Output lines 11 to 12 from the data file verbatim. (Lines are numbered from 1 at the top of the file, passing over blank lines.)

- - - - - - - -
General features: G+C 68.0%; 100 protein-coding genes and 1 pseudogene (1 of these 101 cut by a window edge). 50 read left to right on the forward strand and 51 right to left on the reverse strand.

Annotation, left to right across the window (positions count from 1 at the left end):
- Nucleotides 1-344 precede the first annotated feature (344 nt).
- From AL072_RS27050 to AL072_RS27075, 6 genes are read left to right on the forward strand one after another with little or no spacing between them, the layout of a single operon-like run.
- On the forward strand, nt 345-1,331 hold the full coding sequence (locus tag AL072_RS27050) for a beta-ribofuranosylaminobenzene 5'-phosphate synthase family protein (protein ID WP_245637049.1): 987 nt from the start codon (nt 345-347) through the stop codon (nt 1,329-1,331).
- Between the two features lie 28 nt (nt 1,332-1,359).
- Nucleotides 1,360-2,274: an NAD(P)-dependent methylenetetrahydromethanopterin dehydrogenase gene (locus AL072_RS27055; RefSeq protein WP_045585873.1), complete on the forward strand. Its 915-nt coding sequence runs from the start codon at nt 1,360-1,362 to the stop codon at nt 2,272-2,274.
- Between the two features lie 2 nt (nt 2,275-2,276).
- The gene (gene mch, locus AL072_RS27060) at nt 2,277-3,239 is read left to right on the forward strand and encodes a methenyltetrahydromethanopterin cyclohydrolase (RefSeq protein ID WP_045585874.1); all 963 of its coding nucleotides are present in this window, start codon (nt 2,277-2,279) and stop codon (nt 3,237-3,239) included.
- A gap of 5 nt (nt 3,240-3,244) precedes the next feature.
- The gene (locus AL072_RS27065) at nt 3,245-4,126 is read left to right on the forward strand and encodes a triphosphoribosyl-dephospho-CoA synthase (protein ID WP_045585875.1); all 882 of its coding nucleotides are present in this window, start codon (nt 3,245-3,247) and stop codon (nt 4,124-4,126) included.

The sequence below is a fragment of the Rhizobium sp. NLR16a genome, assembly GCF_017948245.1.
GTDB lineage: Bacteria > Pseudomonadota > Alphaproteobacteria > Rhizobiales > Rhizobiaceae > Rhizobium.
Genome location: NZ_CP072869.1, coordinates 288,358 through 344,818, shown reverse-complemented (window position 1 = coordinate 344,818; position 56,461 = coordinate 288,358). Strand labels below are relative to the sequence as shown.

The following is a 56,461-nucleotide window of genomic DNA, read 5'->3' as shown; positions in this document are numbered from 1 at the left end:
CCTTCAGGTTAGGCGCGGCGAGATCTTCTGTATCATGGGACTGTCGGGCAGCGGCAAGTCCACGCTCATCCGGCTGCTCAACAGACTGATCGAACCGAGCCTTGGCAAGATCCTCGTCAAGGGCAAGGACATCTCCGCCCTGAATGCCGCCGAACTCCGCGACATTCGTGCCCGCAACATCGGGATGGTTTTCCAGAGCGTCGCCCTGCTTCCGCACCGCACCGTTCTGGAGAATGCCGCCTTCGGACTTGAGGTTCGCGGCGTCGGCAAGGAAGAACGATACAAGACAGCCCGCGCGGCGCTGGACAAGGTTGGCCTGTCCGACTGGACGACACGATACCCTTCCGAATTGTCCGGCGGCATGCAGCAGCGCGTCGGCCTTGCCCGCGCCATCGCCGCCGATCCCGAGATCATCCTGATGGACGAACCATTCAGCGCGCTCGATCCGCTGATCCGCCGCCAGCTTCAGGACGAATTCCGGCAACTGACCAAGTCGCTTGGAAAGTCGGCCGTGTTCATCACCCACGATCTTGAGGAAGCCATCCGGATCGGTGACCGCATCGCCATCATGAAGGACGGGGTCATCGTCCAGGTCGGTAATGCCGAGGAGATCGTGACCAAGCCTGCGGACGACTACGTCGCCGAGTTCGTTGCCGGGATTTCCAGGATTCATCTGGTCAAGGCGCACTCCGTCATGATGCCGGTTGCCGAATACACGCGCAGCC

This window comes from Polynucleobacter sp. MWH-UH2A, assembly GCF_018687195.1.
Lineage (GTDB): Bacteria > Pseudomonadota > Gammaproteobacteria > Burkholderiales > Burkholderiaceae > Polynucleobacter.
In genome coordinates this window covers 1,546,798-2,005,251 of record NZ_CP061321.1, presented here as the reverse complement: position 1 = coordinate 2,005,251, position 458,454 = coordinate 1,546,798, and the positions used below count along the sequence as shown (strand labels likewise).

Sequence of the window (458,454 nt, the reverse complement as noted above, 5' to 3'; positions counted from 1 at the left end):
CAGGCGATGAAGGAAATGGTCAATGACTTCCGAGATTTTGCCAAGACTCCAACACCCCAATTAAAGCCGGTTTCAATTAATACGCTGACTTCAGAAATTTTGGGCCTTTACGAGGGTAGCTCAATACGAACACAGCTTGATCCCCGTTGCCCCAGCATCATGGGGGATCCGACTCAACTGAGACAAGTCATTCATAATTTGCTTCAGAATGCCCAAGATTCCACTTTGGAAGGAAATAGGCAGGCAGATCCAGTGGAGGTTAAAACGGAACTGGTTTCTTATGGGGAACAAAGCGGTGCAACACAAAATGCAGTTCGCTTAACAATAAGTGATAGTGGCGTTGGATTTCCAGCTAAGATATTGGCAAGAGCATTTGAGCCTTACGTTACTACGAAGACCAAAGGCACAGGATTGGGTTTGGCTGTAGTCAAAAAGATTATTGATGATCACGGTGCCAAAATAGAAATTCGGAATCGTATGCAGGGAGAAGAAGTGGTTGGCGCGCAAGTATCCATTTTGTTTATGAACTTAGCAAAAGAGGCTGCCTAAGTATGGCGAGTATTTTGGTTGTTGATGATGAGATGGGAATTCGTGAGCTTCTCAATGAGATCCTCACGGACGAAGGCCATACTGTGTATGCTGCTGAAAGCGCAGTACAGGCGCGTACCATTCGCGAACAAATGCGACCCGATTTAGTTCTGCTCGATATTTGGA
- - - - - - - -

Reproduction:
- The gene (locus AL072_RS27065) at nt 3,245-4,126 is read left to right on the forward strand and encodes a triphosphoribosyl-dephospho-CoA synthase (protein ID WP_045585875.1); all 882 of its coding nucleotides are present in this window, start codon (nt 3,245-3,247) and stop codon (nt 4,124-4,126) included.

The sequence below is a fragment of the Rhizobium sp. NLR16a genome, assembly GCF_017948245.1.